THE LAST LINE with CHRIS BREEN
On the score board this looked like a comfortable win for Mayo. But let’s be honest here, and this isn’t sour grapes, quite simply Fermanagh were robbed.
We will never know if Fermanagh would have went on to win the game but what we do know is we were denied the opportunity to defend our one point lead that we had accumulated over the previous hour. To take the scalp of a big team like Mayo would have made people stand up and take notice of this Fermanagh side.
When we should be discussing what was a brilliant championship encounter, we are instead left feeling aggrieved by another controversial penalty decision, one that was a crucial turning point in deciding the outcome of this game.
For a team to train so hard and commit their lives to football for the past nine months as these lads have done, to exit the championship in these circumstances is very frustrating.
For a start I’m not going to say that Mayo might not have gone on and won the match as they were the team in the ascendancy in the final 15 minutes, but with seven minutes to go, this game was right in the melting pot.
Fermanagh had Mayo where they wanted them, right on the ropes. However the penalty kick changed the pattern of the game and bailed Mayo out. More often than not, we see these type of decisions go against the smaller teams. I would question if the same scenario presented itself against a so called bigger team would the same outcome have materialised.
It is time that the upper echelons of the GAA started looking at ways of addressing what was witnessed in both McHale Park and the Gaelic Grounds in Limerick at the weekend were another soft penalty was awarded, albeit not a game changer but that’s not the point.
Yes, referees have a difficult job and I wouldn’t envy their role for one minute, but it’s time they were given the support mechanisms to help make these big decisions.
The obvious solution is to trial a video referee. This system works just fine in rugby, why not the GAA? The decision could be confirmed in a matter of seconds. The officials are already connected by microphones at the minute.
In games where we don’t have the privilege of TV monitors for replays, officials should be consulting with one another whereby a decision is not clear cut.
Moving away from the controversy, Fermanagh did what Fermanagh do best. Pete McGrath with ten minutes remaining would have been delighted to be a point or two ahead of Mayo. What I do know is that Fermanagh would have planned to take Mayo down to the final ten minutes and start to ask questions of them.
In the first half defensively we were able to suck the life out of Mayo, and force them down blind alleys at every juncture. The work rate and intensity from Fermanagh to get bodies back and force the turnover was a delight to watch. What impresses me is that Pete McGrath knows his team, his team knows their system and importantly McGrath knows how to frustrate opponents. Mayo wanted to play, but quite simply Fermanagh worked so hard that they didn’t let them.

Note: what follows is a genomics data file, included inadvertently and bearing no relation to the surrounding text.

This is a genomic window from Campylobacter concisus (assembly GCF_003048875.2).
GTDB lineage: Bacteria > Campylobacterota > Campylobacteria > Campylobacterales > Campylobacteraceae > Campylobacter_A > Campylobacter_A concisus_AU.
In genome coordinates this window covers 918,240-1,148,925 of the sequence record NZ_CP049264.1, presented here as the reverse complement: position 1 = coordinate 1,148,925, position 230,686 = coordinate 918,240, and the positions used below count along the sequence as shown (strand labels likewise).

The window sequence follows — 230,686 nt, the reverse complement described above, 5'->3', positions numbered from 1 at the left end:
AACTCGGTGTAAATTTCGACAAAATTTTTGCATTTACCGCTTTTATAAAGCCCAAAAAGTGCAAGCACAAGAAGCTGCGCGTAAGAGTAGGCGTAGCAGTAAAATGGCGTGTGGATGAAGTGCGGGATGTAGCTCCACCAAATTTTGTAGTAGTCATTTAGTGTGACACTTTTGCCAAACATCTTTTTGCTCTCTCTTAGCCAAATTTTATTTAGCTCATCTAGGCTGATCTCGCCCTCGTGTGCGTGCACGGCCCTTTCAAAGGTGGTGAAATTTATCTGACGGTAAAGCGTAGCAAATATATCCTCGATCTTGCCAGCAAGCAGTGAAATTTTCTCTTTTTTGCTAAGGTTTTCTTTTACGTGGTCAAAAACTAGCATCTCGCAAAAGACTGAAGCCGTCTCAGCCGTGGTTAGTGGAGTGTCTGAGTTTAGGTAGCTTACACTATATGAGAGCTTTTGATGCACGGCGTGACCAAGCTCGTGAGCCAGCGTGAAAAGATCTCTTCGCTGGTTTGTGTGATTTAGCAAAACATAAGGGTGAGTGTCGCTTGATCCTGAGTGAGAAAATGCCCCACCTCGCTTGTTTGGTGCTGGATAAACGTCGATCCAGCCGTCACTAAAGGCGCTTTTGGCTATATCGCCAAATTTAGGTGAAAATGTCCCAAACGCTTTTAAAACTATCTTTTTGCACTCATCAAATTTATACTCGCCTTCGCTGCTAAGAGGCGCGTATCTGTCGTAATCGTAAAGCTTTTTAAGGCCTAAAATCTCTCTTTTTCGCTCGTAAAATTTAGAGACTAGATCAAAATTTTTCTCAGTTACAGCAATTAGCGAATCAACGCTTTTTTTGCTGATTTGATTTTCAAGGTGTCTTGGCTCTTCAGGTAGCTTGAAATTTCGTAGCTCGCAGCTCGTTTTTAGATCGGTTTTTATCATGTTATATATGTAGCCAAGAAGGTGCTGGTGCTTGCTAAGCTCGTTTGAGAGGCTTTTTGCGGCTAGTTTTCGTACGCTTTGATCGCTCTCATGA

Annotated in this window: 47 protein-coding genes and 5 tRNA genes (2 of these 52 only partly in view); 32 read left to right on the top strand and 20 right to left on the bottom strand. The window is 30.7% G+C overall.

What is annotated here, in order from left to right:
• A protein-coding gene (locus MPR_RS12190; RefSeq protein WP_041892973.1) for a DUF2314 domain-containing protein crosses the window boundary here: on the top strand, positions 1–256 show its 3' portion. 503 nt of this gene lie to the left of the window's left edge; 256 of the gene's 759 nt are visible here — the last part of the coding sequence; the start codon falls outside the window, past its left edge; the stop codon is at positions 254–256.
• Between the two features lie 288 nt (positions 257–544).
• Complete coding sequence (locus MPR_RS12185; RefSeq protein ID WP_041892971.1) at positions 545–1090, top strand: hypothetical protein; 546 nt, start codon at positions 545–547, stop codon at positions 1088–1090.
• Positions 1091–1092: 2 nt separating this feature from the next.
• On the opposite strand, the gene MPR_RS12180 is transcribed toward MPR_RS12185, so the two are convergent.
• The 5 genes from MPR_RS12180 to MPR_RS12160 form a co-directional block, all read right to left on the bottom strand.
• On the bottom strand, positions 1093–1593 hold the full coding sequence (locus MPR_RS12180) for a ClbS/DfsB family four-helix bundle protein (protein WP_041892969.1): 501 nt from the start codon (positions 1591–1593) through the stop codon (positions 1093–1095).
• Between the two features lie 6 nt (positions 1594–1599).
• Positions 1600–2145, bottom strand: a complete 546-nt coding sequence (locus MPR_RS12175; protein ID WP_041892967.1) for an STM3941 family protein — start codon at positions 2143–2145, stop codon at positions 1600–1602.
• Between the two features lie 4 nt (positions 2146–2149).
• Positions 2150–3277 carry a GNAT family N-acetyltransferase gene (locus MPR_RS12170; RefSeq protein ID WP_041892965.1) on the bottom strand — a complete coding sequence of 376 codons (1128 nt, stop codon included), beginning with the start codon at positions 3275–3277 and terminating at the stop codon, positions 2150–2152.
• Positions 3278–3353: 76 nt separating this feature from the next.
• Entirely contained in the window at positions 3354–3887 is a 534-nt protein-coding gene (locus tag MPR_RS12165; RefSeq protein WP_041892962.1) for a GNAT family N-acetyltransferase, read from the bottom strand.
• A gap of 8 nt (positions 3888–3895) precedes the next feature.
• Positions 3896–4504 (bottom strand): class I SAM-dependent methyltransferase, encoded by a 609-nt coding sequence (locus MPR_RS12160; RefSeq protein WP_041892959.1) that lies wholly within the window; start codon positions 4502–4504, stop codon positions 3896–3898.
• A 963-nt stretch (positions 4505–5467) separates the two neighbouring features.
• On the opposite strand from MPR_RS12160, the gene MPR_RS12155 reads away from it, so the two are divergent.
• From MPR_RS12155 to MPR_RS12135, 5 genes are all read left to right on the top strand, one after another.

Marty O’Brien I thought at corner back was immense, nullifying the threat of Cillian O’Connor, putting his body on the line when he needed to and getting forward at every opportunity.
Damien Kelly played the sweeper role superbly and his reading of the game to get back and intercept ball was crucial at times. Beside him Aidan Breen produced as good a 70 minutes as he ever has in a Fermanagh jersey.
I thought we had leaders all over the pitch and in Eoin Donnelly we have arguably one of the best midfielders in the game at present.
The strength though in Mayo’s bench had a massive impact. To bring players of the calibre of Andy Moran and Donal Vaughan in was a massive advantage as they were able to provide some strength and dynamism as they navigated their way back into the match.
Overall, Saturday wasn’t to be. Fermanagh can look back at the game knowing that they gave it their all and left everything out on the pitch. This defeat shouldn’t be seen as the end.
What the county board need to do now is to get Pete McGrath to commit the next few years to Fermanagh football. There is no question that Fermanagh have improved in recent seasons under Pete. McGrath is getting the best from his players, the players appear to be enjoying their football and once again we are becoming a difficult team to beat.
Pete is the man who can guide us back to being a top eight team in Ireland, something we were under Charlie Mulgrew in the mid-noughties.
Looking ahead to Sunday’s match I hope the clash of Donegal and Tyrone is what football should be about. Both teams so far have been up to championship intensity.
I have been impressed with Tyrone’s power going forward and having watched Donegal against both Fermanagh and Monaghan I feel this is an area where Donegal could struggle to contain Tyrone. Donegal though have been resilient and their game management in being able to close out games has impressed me. Couple this with this being their sixth Ulster final in a row means the hunger is still in Donegal and they cannot be under estimated.
However, in an earlier column I tipped Tyrone to win an Ulster title and I am sticking by that.